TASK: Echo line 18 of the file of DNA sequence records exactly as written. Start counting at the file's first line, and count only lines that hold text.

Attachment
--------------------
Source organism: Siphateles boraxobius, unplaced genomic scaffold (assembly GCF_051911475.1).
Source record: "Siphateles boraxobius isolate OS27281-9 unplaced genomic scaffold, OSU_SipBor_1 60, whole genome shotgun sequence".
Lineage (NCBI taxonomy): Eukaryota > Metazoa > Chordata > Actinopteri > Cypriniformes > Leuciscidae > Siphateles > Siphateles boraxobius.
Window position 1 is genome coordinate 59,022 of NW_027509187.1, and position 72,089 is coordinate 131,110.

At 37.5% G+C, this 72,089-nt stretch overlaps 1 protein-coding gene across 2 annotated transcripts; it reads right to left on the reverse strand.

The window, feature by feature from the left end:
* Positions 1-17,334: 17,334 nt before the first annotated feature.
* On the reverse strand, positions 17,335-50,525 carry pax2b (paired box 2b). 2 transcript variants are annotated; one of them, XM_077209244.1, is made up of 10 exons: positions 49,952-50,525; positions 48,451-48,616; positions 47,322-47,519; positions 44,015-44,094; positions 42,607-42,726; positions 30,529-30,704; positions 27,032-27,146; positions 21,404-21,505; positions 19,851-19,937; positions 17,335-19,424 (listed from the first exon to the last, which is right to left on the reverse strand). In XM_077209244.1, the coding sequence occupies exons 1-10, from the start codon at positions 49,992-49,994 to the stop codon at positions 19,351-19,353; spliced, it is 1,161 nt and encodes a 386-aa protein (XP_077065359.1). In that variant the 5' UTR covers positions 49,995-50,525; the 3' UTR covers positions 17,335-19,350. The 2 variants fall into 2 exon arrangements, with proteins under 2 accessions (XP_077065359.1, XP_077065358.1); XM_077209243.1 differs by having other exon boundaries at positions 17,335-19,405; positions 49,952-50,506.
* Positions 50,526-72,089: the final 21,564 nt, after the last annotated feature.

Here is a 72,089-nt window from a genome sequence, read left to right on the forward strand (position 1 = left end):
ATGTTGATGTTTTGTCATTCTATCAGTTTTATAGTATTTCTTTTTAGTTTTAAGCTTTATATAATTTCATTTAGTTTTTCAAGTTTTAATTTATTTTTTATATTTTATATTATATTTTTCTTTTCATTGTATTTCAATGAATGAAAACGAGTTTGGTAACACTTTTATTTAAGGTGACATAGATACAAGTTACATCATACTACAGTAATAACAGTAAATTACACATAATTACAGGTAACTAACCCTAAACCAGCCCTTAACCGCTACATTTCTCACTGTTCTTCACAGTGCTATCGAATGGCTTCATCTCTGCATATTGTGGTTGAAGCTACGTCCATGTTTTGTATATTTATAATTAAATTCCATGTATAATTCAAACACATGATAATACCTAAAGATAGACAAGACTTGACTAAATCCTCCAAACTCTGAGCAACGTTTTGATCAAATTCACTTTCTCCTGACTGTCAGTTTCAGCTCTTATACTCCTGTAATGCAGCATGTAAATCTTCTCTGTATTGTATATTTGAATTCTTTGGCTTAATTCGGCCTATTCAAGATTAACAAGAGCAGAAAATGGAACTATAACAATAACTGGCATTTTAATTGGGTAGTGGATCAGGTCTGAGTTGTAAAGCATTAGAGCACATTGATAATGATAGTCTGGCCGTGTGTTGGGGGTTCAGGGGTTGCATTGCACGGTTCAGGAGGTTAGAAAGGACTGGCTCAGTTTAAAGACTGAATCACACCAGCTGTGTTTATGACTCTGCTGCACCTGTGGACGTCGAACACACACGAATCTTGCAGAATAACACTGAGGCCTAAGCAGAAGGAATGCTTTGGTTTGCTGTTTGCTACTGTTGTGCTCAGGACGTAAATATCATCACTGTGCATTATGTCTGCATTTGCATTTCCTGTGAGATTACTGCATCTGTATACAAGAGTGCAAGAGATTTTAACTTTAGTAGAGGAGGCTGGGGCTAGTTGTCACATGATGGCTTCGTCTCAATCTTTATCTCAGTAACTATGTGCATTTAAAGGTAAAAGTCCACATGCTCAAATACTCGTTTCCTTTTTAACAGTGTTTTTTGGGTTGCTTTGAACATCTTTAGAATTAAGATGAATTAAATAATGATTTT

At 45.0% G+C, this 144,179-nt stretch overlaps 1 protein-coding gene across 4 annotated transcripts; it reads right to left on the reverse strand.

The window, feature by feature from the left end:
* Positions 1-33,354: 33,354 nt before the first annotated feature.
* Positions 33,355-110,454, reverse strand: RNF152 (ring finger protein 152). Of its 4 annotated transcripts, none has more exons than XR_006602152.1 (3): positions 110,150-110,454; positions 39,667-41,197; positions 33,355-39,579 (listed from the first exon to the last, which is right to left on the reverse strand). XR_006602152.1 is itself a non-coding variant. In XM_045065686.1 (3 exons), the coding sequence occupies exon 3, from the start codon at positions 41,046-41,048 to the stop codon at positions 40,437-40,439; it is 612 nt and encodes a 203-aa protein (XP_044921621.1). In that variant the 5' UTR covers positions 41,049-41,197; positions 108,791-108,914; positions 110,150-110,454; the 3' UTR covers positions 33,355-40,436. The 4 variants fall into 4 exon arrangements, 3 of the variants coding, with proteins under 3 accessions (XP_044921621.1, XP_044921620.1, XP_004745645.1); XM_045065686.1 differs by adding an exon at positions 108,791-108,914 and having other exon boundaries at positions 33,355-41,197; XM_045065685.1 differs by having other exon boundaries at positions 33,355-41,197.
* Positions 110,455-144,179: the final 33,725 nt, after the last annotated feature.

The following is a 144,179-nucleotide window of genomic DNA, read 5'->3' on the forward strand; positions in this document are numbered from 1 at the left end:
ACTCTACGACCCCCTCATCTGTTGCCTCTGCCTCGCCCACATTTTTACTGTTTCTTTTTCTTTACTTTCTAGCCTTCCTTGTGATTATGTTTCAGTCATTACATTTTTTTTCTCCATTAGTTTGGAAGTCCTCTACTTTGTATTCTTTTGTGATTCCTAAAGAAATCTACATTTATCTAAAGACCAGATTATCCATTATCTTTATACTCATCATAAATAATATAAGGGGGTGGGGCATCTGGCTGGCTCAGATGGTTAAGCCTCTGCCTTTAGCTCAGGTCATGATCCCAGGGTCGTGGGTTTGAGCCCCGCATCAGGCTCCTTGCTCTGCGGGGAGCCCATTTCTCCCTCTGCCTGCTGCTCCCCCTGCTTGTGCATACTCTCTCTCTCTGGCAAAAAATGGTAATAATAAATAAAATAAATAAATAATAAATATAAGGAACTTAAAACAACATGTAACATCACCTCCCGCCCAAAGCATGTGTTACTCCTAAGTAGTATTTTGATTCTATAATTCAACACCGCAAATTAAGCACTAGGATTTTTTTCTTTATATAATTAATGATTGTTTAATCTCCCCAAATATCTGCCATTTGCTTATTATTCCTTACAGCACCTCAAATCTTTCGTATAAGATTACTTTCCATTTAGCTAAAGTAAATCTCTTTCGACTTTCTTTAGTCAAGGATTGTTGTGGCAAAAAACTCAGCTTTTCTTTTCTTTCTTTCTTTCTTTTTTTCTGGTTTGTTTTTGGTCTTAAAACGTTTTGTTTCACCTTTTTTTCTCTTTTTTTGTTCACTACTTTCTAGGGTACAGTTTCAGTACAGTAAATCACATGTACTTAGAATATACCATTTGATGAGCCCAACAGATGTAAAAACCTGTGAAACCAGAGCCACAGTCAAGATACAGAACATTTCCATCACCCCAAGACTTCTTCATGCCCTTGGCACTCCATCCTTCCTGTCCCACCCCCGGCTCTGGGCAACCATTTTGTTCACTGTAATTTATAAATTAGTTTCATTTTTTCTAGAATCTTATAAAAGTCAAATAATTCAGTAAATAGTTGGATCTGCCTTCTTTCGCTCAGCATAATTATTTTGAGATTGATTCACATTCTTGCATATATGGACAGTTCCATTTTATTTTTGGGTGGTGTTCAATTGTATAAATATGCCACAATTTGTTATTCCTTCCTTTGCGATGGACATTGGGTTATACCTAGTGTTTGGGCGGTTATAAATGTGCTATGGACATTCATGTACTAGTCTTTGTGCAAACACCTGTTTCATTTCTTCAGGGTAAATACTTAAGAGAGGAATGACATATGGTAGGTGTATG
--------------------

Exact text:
ACTCTACGACCCCCTCATCTGTTGCCTCTGCCTCGCCCACATTTTTACTGTTTCTTTTTCTTTACTTTCTAGCCTTCCTTGTGATTATGTTTCAGTCATTACATTTTTTTTCTCCATTAGTTTGGAAGTCCTCTACTTTGTATTCTTTTGTGATTCCTAAAGAAATCTACATTTATCTAAAGACCAGATTATCCATTATCTTTATACTCATCATAAATAATATAAGGGGGTGGGGCATCTGGCTGGCTCAGATGGTTAAGCCTCTGCCTTTAGCTCAGGTCATGATCCCAGGGTCGTGGGTTTGAGCCCCGCATCAGGCTCCTTGCTCTGCGGGGAGCCCATTTCTCCCTCTGCCTGCTGCTCCCCCTGCTTGTGCATACTCTCTCTCTCTGGCAAAAAATGGTAATAATAAATAAAATAAATAAATAATAAATATAAGGAACTTAAAACAACATGTAACATCACCTCCCGCCCAAAGCATGTGTTACTCCTAAGTAGTATTTTGATTCTATAATTCAACACCGCAAATTAAGCACTAGGATTTTTTTCTTTATATAATTAATGATTGTTTAATCTCCCCAAATATCTGCCATTTGCTTATTATTCCTTACAGCACCTCAAATCTTTCGTATAAGATTACTTTCCATTTAGCTAAAGTAAATCTCTTTCGACTTTCTTTAGTCAAGGATTGTTGTGGCAAAAAACTCAGCTTTTCTTTTCTTTCTTTCTTTCTTTTTTTCTGGTTTGTTTTTGGTCTTAAAACGTTTTGTTTCACCTTTTTTTCTCTTTTTTTGTTCACTACTTTCTAGGGTACAGTTTCAGTACAGTAAATCACATGTACTTAGAATATACCATTTGATGAGCCCAACAGATGTAAAAACCTGTGAAACCAGAGCCACAGTCAAGATACAGAACATTTCCATCACCCCAAGACTTCTTCATGCCCTTGGCACTCCATCCTTCCTGTCCCACCCCCGGCTCTGGGCAACCATTTTGTTCACTGTAATTTATAAATTAGTTTCATTTTTTCTAGAATCTTATAAAAGTCAAATAATTCAGTAAATAGTTGGATCTGCCTTCTTTCGCTCAGCATAATTATTTTGAGATTGATTCACATTCTTGCATATATGGACAGTTCCATTTTATTTTTGGGTGGTGTTCAATTGTATAAATATGCCACAATTTGTTATTCCTTCCTTTGCGATGGACATTGGGTTATACCTAGTGTTTGGGCGGTTATAAATGTGCTATGGACATTCATGTACTAGTCTTTGTGCAAACACCTGTTTCATTTCTTCAGGGTAAATACTTAAGAGAGGAATGACATATGGTAGGTGTATG